How to determine when transactions have been made is an eternal struggle for fantasy leagues. In this case, the Phillies’ press release (linked here) is timed at 4:51 pm on Friday, nine minutes before the transaction deadline. Not one of the pros bid on Iguchi except for Major League Baseball Advanced Media employee Cory Schwartz. So, given our Vickery bidding system, his $22 bid on Iguchi becomes an uncontested $1 bid. Kudos to Cory.

If the Phillies’ press release was actually posted at 4:51, I doubt that the actual transaction was reported on the mlb.com or espn.com transaction lists, which we have used as the standard in the American Dream League. As Swatman of that league I check what’s on those two sites at noon each claims Monday and only players listed are eligible to be claimed.

But now I wonder if timestamped press releases on team’s individual sites should count? As long as the timestamp and the actual claim beat the deadline, I don’t see why not.

Starting A Keeper League

Roto Authority Fantasy Baseball

Very nice intro to a subject that should be of interest to all serious roto players. I especially like the relationship tips, which are key to establishing a long-term league that works.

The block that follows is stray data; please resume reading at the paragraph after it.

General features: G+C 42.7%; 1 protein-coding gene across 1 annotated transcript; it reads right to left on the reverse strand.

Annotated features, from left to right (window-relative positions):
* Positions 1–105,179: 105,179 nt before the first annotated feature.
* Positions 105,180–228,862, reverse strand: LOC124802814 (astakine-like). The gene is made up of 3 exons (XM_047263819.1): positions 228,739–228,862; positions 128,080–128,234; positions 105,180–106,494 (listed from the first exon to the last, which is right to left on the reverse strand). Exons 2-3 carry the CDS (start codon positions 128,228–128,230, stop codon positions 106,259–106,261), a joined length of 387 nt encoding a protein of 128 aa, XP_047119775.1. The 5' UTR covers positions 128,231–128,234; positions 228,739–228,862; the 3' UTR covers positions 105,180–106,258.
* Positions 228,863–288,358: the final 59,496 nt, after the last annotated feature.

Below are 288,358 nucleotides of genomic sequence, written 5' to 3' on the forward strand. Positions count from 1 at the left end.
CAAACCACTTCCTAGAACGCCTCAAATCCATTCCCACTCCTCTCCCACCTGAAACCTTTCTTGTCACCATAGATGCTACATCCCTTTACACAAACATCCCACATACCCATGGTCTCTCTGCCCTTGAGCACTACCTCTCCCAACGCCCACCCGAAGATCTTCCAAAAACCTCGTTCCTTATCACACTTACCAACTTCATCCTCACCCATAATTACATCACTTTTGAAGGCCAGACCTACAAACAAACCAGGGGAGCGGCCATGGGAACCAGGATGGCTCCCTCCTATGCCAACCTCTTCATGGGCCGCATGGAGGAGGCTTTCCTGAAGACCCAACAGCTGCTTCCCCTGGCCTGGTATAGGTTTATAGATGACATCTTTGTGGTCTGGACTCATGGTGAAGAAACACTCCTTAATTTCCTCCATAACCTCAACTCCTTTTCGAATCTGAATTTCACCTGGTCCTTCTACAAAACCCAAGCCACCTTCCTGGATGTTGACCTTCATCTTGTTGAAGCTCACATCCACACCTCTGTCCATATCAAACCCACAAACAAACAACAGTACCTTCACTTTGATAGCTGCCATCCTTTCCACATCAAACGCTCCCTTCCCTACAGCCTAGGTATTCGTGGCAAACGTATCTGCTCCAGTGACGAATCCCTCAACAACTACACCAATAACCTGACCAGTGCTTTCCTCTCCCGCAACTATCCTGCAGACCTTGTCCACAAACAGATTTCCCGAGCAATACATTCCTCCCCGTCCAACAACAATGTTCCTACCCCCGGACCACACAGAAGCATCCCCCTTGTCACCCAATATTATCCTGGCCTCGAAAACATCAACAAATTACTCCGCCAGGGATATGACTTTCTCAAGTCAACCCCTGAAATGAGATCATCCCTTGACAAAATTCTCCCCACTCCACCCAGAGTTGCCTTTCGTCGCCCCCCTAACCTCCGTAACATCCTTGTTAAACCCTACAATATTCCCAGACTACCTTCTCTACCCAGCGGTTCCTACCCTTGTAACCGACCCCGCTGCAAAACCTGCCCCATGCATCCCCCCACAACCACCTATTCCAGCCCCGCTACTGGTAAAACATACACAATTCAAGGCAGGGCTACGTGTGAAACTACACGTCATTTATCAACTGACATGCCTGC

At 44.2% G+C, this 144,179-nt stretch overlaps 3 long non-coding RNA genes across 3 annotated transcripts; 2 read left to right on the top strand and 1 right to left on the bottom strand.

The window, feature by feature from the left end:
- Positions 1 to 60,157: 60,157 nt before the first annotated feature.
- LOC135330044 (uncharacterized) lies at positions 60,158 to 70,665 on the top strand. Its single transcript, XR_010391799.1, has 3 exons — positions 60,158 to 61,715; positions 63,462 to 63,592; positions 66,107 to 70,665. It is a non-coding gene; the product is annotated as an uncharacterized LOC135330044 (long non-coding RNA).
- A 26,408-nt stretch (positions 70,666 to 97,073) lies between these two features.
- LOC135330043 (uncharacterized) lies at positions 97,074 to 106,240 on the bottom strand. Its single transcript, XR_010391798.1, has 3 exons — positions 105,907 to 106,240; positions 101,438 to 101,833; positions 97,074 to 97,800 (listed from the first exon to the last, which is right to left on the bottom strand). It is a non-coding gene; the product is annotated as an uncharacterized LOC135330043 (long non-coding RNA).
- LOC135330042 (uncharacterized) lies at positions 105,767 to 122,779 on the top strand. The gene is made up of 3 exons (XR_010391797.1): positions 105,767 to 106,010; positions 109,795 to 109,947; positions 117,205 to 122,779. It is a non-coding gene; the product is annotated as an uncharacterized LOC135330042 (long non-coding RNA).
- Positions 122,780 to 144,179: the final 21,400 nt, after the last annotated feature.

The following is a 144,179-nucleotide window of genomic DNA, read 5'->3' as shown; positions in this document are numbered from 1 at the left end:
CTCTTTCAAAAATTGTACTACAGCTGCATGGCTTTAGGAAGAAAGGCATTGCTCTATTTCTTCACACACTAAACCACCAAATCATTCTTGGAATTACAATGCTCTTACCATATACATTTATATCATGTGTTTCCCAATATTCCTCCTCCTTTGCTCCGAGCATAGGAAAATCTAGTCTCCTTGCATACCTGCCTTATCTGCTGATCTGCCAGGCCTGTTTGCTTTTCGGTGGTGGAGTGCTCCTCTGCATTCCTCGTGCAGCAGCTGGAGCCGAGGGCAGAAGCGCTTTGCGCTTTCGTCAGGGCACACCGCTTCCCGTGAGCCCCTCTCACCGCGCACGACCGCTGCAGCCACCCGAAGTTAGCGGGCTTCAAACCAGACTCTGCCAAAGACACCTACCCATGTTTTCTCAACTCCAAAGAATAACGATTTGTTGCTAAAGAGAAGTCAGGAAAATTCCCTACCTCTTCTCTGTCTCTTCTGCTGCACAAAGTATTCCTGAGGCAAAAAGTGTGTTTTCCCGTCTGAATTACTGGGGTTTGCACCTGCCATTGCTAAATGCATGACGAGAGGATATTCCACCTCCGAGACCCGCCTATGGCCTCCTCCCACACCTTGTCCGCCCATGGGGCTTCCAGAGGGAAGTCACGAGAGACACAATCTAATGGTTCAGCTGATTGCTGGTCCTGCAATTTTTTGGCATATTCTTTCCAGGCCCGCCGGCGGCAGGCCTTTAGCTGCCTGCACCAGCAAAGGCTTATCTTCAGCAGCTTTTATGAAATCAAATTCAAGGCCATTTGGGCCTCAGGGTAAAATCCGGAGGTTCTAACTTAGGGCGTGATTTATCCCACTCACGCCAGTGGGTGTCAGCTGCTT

Ask Rotoman at mlb.com

The weekly column

This week we examine whether it might be time to throw off Alex Gordon in favor of Josh Fields, look at a wacky league that almost let the last place team take the fourth best player from the best team, and try to get excited about Dontrelle Willis.

Wainwright Is Screwed by MLB Rules

I’m mostly saying this because he’s on my Tout Wars team

He pitched seven excellent innings tonight. The sort of innings I expect from him here on out. But he was matched by the ace, Roy Oswalt. Of course you expect that.

What rankles is that after he comes out his crony, Ryan Franklin stumbles through an inning before the Cards seize on the Astros the way a child grabs for candy.

But my point isn’t about the Astros’ surrender. It’s about the fact that he rules say that Ryan Franklin, who got three outs, deserves the win, rather than Wainwright, who got 21.  If Wainwright wasn’t on my team I’d simply smile and say,  Grow up, but I don’t think it’s wacky to question why the Win rule so misrepresents who the best pitchers are.

Various A’s Minutaie

Athletics Nation

I didn’t know about the Player to be Named Later rule, which is good reason to credit this story. At least we don’t have to worry about Brad Halsey being the guy named. Whew.